The names or symbols on the bases of character steins are automatically assumed to represent the name of the manufacturer. However, the bulk of the Felsenstein & Mainzer ceramic stein bodies were made for them elsewhere. This is not an uncommon situation. As a matter of fact, this middleman approach often holds true. Felsenstein & Mainzer was actually a pewtersmith in Nürnberg. They did manufacture a completely pewter ½ liter Nürnberg Tower character stein. Noting the call for souvenir steins in their city, they designed many steins and had other ceramic factories manufacture the ceramic bodies. They, in turn, would apply the intricate pewter roof-lid and resell them to popular Nürnberg retail souvenir stores.
Even though Felsenstein & Mainzer did not produce any of the ceramic character stein bodies, they are referred to as a manufacturer throughout this book. Steins bearing their name were special order pieces that were not part of the general product line offered by their ceramic’s supplier. Therefore, because these character steins were designed, commissioned, marketed, and distributed by Felsenstein & Mainzer, they are considered the manufacturer. When known, the producer of their designs is also listed.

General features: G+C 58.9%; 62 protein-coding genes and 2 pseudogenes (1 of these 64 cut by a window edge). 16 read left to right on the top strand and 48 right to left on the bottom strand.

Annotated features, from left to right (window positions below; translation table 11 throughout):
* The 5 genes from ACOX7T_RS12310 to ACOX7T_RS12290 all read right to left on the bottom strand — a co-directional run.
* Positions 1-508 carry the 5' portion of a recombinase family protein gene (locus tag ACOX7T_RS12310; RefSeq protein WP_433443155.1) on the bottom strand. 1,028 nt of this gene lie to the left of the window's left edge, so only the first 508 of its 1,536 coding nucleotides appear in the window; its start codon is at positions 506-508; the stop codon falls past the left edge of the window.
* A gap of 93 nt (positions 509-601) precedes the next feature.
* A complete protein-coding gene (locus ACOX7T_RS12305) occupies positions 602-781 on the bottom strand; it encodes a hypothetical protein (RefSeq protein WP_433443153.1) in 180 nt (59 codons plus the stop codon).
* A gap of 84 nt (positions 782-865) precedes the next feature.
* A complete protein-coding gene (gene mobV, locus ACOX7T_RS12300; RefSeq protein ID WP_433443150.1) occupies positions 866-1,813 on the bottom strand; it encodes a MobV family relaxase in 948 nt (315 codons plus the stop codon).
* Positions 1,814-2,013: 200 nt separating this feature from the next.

Felsenstein & Mainzer were good businessmen. They saw an opportunity and took advantage of it. They serviced two of the most popular souvenir retailers in Nürnberg: L. Ostermayr and Georg Leykauf. In some cases, they not only had their own names on the bases but the names of the retailers as well. They ordered many of their ceramic bodies from either M. Girmscheid or Marzi & Remy and added the custom-made lids. They then resold the finished product to the retailer. Illustrated throughout this book are numerous towers with the F & M, N incised mark, sometimes accompanied by the retailer's name.
The only complete character stein that appears to be made by Felsenstein & Mainzer is the ½ liter, all-pewter Nürnberg Tower. The purchased ceramic bodies of their other towers were always made of cream stoneware. The only figural that comes to mind that was made in either cream stoneware or blue-grey stoneware is the Armored Knight. In fact, the cream stoneware version is also available either simply decorated or in full color.
The ceramic-bodied towers came mainly in the ½ liter size. They did make one version in ¼ liter, and several in 1/8 liter. The pewter version has only been reported in the ½ liter size.
Felsenstein & Mainzer generally had their initials incised into the base of the stein with the F & M over the N (for Nürnberg) mark. On rare occasions, they also had the retailer’s name included. There is a stein with a Marzi & Remy ceramic body, a Felsenstein & Mainzer lid, and Georg Leykauf, Nürnberg on the base. Marks can be a confusing issue.
These Nürnberg Tower character steins date as early as 1903 and were sold as late as 1922 (the date of one offered by Ostermayr). This makes it difficult to accurately date them. Here is a list of some of the figurals that can be checked out further in this book.